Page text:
SPEAKING

In sociolinguistics, Espiquin or the Espiquin model, is a model socio-linguistic study (represented as a mnemonic) developed by Dell Hymes. It is a tool to assist the identification and labeling of components of linguistic interaction that was driven by his view that, in order to speak a language correctly, one needs not only to learn its vocabulary and grammar, but also the context in which words are used.

To facilitate the application of his representation, Hymes constructed the acronym, E-s-p-i-q-u-i-n (for setting and scene, participants, ends, acts sequence, key, instrumentalities, norms, & genre) under which he grouped the sixteen components within eight divisions.

The model had sixteen components that can be applied to many sorts of discourse: message form; message content; setting; scene; speaker/sender; addressor; hearer/receiver/audience; addressee; purposes (outcomes); purposes (goals); key; channels; forms of speech; norms of interaction; norms of interpretation; and genres.

Famous quotes containing the word speaking:

    I would observe to you that what is called style in writing or speaking is formed very early in life while the imagination is warm, and impressions are permanent.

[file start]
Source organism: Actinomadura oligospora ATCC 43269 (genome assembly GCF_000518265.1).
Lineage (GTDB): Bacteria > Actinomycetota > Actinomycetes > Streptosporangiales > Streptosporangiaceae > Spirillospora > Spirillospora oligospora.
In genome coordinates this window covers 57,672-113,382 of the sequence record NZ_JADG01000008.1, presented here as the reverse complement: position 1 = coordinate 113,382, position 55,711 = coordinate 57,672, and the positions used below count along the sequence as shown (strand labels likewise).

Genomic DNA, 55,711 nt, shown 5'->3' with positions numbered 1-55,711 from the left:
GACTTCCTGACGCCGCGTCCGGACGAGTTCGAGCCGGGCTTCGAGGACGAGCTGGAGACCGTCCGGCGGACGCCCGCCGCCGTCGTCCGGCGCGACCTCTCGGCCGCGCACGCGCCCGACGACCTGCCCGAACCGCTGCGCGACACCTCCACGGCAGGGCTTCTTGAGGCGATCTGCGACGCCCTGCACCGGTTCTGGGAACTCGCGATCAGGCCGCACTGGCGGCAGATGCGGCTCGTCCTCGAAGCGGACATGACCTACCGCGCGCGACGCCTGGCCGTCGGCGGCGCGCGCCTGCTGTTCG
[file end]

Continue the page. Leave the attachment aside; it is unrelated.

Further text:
Thomas Jefferson (1743–1826)

    People in places many of us never heard of, whose names we can’t pronounce or even spell, are speaking up for themselves. They speak in languages we once classified as “exotic” but whose mastery is now essential for our diplomats and businessmen. But what they say is very much the same the world over. They want a decent standard of living. They want human dignity and a voice in their own futures. They want their children to grow up strong and healthy and free.
    Hubert H. Humphrey (1911–1978)

    To stand up on the stage is to say to many people: “Look at me.” How can you do that without speaking the only truth you know? There is no such thing as an uncommitted actor.
    Judith Malina (b. 1926)